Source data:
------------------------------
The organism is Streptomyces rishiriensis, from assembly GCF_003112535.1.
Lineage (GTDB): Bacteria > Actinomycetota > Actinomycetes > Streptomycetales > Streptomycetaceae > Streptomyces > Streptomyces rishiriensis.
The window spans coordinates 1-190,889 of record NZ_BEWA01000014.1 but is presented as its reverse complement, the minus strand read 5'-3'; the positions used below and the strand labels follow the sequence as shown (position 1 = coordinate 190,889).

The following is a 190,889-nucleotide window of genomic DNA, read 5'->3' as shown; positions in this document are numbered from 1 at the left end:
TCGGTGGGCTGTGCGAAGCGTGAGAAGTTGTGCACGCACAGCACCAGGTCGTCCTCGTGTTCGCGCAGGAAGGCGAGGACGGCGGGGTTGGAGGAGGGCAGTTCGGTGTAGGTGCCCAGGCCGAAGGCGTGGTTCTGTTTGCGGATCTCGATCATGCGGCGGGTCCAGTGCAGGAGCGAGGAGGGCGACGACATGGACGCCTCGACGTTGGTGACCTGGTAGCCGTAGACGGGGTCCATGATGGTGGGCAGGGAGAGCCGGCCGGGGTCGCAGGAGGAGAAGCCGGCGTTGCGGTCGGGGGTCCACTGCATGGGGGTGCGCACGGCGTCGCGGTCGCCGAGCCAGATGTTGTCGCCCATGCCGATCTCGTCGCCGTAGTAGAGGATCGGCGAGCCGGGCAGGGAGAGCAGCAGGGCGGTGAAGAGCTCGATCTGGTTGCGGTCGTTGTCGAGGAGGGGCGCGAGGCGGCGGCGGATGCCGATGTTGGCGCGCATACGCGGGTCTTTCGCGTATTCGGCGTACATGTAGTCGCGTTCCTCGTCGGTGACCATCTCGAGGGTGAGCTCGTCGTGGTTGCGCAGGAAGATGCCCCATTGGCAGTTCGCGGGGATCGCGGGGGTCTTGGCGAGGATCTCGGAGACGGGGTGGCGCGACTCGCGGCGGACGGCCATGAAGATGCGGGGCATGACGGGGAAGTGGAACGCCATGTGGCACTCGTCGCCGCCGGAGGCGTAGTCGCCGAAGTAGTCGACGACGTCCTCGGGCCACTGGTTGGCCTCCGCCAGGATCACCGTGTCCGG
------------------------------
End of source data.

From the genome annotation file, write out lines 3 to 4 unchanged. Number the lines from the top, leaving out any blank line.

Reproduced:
The window spans coordinates 1-190,889 of record NZ_BEWA01000014.1 but is presented as its reverse complement, the minus strand read 5'-3'; the positions used below and the strand labels follow the sequence as shown (position 1 = coordinate 190,889).

The following is a 190,889-nucleotide window of genomic DNA, read 5'->3' as shown; positions in this document are numbered from 1 at the left end: